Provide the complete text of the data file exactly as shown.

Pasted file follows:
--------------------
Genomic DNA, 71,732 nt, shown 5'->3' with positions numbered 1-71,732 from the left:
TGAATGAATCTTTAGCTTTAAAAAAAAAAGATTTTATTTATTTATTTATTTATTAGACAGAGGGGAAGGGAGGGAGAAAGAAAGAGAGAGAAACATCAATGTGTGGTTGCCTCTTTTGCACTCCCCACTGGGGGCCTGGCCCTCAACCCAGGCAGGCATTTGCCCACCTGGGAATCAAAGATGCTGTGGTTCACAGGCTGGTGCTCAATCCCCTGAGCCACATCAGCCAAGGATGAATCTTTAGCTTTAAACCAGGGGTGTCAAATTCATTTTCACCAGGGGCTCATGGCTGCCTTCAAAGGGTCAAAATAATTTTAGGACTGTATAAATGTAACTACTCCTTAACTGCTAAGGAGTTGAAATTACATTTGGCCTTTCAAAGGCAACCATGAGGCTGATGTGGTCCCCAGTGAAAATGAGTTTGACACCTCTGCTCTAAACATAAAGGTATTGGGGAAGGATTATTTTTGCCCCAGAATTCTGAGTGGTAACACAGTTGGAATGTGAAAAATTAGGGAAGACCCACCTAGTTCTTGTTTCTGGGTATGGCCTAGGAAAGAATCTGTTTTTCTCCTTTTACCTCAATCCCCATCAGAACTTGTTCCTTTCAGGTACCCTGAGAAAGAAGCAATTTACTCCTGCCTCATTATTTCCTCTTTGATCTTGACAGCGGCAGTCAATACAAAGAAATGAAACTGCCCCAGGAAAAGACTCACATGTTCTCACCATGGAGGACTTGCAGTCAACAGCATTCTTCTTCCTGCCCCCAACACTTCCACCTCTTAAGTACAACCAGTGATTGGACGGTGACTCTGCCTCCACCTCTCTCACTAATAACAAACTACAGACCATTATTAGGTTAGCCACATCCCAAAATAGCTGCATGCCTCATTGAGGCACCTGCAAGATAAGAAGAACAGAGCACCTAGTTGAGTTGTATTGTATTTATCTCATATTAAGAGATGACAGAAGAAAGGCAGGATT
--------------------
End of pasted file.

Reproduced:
Genomic DNA, 71,732 nt, shown 5'->3' with positions numbered 1-71,732 from the left:
TGAATGAATCTTTAGCTTTAAAAAAAAAAGATTTTATTTATTTATTTATTTATTAGACAGAGGGGAAGGGAGGGAGAAAGAAAGAGAGAGAAACATCAATGTGTGGTTGCCTCTTTTGCACTCCCCACTGGGGGCCTGGCCCTCAACCCAGGCAGGCATTTGCCCACCTGGGAATCAAAGATGCTGTGGTTCACAGGCTGGTGCTCAATCCCCTGAGCCACATCAGCCAAGGATGAATCTTTAGCTTTAAACCAGGGGTGTCAAATTCATTTTCACCAGGGGCTCATGGCTGCCTTCAAAGGGTCAAAATAATTTTAGGACTGTATAAATGTAACTACTCCTTAACTGCTAAGGAGTTGAAATTACATTTGGCCTTTCAAAGGCAACCATGAGGCTGATGTGGTCCCCAGTGAAAATGAGTTTGACACCTCTGCTCTAAACATAAAGGTATTGGGGAAGGATTATTTTTGCCCCAGAATTCTGAGTGGTAACACAGTTGGAATGTGAAAAATTAGGGAAGACCCACCTAGTTCTTGTTTCTGGGTATGGCCTAGGAAAGAATCTGTTTTTCTCCTTTTACCTCAATCCCCATCAGAACTTGTTCCTTTCAGGTACCCTGAGAAAGAAGCAATTTACTCCTGCCTCATTATTTCCTCTTTGATCTTGACAGCGGCAGTCAATACAAAGAAATGAAACTGCCCCAGGAAAAGACTCACATGTTCTCACCATGGAGGACTTGCAGTCAACAGCATTCTTCTTCCTGCCCCCAACACTTCCACCTCTTAAGTACAACCAGTGATTGGACGGTGACTCTGCCTCCACCTCTCTCACTAATAACAAACTACAGACCATTATTAGGTTAGCCACATCCCAAAATAGCTGCATGCCTCATTGAGGCACCTGCAAGATAAGAAGAACAGAGCACCTAGTTGAGTTGTATTGTATTTATCTCATATTAAGAGATGACAGAAGAAAGGCAGGATT